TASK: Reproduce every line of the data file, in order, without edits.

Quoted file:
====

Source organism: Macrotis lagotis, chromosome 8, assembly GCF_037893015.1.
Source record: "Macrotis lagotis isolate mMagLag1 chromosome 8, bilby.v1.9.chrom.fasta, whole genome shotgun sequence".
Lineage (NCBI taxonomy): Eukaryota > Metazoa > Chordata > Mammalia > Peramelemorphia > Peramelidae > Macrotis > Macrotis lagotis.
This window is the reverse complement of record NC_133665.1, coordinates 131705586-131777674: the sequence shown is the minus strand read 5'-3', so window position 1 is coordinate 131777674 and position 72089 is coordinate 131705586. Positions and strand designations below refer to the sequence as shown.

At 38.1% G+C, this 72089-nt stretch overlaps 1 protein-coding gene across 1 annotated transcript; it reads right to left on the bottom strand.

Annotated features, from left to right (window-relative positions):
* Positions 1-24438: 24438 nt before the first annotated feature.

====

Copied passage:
Source organism: Macrotis lagotis, chromosome 8, assembly GCF_037893015.1.
Source record: "Macrotis lagotis isolate mMagLag1 chromosome 8, bilby.v1.9.chrom.fasta, whole genome shotgun sequence".
Lineage (NCBI taxonomy): Eukaryota > Metazoa > Chordata > Mammalia > Peramelemorphia > Peramelidae > Macrotis > Macrotis lagotis.
This window is the reverse complement of record NC_133665.1, coordinates 131705586-131777674: the sequence shown is the minus strand read 5'-3', so window position 1 is coordinate 131777674 and position 72089 is coordinate 131705586. Positions and strand designations below refer to the sequence as shown.

At 38.1% G+C, this 72089-nt stretch overlaps 1 protein-coding gene across 1 annotated transcript; it reads right to left on the bottom strand.

Annotated features, from left to right (window-relative positions):
* Positions 1-24438: 24438 nt before the first annotated feature.